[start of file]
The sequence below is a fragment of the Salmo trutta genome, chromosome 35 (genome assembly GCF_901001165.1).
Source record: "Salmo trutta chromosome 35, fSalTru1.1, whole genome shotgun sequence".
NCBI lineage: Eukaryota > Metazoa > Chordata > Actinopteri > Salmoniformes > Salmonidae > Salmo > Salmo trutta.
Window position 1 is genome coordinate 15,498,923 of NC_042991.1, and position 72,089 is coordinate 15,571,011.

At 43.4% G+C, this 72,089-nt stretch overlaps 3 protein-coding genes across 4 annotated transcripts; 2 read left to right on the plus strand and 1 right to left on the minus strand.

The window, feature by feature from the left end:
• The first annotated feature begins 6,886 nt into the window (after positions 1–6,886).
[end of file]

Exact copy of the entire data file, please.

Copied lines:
The sequence below is a fragment of the Salmo trutta genome, chromosome 35 (genome assembly GCF_901001165.1).
Source record: "Salmo trutta chromosome 35, fSalTru1.1, whole genome shotgun sequence".
NCBI lineage: Eukaryota > Metazoa > Chordata > Actinopteri > Salmoniformes > Salmonidae > Salmo > Salmo trutta.
Window position 1 is genome coordinate 15,498,923 of NC_042991.1, and position 72,089 is coordinate 15,571,011.

At 43.4% G+C, this 72,089-nt stretch overlaps 3 protein-coding genes across 4 annotated transcripts; 2 read left to right on the plus strand and 1 right to left on the minus strand.

The window, feature by feature from the left end:
• The first annotated feature begins 6,886 nt into the window (after positions 1–6,886).